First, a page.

According to a recent survey of 1,200 healthcare providers by the National Center for Primary Care at the Morehouse School of Medicine, physicians have been slow to adopt digital health technologies such as mobile apps, wearables, and remote patient monitoring. These tools allow providers to better manage acute and chronic conditions and reduce patients’ travel costs and infection risk.
The survey, which looked at digital health tool adoption in North Carolina, Georgia, Tennessee, and Kentucky, found that only a quarter of physicians surveyed used mobile apps and wearables to track patients, and just 1 in 10 used home-based monitoring technology. Researchers concluded that physicians are not using the new digital tools primarily because patients do not have access to the technology.
The medical field has always been slow to adopt new technologies. The fight over electronic health records (EHRs) is a good example. It wasn’t until Congress forced the issue with the HITECH Act that medical offices went digital. The Act offered financial incentives for switching from paper records to EHRs, and the law added penalties for failing to adopt the technology.
Telemedicine only took off because the Covid pandemic made it more convenient for contagious or vulnerable patients to access their healthcare provider. Insurers updated their billing process to allow physicians to charge for virtual visits making telemedicine financially viable. The newer digital technologies like home monitoring and mobile health apps do not have the same incentives to encourage physicians to take the leap.
Other findings from the research included:
- Two out of three physicians used telemedicine and electronic health records;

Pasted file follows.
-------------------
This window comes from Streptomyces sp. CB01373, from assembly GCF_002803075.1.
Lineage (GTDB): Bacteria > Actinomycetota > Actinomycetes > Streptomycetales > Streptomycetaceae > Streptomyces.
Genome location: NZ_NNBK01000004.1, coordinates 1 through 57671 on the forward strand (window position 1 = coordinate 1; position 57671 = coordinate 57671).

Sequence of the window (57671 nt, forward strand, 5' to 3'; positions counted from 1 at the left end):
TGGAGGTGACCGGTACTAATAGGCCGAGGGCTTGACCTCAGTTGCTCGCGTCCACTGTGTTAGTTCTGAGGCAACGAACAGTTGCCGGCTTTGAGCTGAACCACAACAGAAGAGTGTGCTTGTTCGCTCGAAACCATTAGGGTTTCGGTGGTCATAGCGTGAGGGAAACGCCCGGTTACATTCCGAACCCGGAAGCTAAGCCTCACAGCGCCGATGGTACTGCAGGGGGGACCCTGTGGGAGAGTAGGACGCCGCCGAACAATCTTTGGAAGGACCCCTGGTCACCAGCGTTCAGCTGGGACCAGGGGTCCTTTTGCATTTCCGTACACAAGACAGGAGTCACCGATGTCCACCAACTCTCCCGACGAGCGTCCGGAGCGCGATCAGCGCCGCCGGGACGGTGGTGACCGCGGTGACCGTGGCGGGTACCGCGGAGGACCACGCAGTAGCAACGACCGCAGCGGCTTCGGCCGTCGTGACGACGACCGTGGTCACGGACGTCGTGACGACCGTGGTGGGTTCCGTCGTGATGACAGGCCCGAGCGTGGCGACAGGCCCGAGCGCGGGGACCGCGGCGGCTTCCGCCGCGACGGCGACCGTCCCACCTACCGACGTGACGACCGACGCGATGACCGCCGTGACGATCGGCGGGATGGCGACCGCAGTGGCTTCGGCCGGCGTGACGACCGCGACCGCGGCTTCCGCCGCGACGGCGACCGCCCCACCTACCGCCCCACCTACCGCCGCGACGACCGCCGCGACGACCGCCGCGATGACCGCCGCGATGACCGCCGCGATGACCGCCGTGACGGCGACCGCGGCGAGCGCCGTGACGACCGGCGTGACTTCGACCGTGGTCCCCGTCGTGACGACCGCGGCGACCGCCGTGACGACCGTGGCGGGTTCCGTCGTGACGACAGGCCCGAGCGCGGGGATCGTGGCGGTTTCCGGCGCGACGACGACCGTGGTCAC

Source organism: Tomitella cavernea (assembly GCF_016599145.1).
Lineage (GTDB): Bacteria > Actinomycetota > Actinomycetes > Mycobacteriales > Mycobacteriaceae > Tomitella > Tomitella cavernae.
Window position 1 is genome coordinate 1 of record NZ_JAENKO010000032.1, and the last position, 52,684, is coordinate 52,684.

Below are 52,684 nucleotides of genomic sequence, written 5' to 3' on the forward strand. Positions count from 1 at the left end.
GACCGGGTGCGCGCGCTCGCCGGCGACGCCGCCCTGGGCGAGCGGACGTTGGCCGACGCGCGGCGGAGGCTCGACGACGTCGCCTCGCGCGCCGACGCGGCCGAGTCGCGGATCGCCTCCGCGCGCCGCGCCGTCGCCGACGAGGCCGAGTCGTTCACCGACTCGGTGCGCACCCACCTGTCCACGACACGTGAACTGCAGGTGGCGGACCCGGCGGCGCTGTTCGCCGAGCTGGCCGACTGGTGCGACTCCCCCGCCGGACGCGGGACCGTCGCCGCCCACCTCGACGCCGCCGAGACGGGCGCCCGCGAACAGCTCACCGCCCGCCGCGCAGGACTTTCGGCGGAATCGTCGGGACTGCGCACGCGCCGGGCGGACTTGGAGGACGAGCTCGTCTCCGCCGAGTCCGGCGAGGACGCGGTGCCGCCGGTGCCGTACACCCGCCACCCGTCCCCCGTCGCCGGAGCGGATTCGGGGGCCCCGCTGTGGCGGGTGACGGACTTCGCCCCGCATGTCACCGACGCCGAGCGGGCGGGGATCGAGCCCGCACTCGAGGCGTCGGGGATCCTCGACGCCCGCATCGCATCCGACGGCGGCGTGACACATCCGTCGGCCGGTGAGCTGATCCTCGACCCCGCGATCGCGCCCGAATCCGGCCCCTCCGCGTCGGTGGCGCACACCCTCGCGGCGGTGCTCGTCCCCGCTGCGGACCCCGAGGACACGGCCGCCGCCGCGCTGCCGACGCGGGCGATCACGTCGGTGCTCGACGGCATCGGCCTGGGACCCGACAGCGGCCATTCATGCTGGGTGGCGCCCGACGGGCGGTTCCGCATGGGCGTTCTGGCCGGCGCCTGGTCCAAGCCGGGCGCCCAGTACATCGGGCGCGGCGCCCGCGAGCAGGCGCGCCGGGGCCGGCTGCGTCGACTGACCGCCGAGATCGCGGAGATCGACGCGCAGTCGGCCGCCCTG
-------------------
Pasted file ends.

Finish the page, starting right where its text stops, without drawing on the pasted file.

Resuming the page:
- Fewer than 40% used a prescription-drug monitoring program;
- About 25% utilized mobile apps and wearable devices in their practice; and
- Only 1 in 10 leveraged home monitoring technology.
The limited adoption of these tools has implications for patient access and health equity, particularly as their use increases in specialty. The benefit of digital medical technology is evident. Home monitoring tools include things like fetal heart monitors, breathing apparatuses, and specialized monitors for dementia and Parkinson’s disease. But these tools are expensive and require patient training, diagnostics, a good internet connection, and monitoring.
Even though remote patient monitoring is highly beneficial to patients, the barriers have been too high. According to physicians, the extra time, cost, and inability to integrate the technology into their workflows is a non-starter.
What makes RazorMetrics so popular is that the switch process is within the routine clinical workflows that have existed for decades. Physician response rates are consistently around 74% to RazorMetrics’ medication switch requests.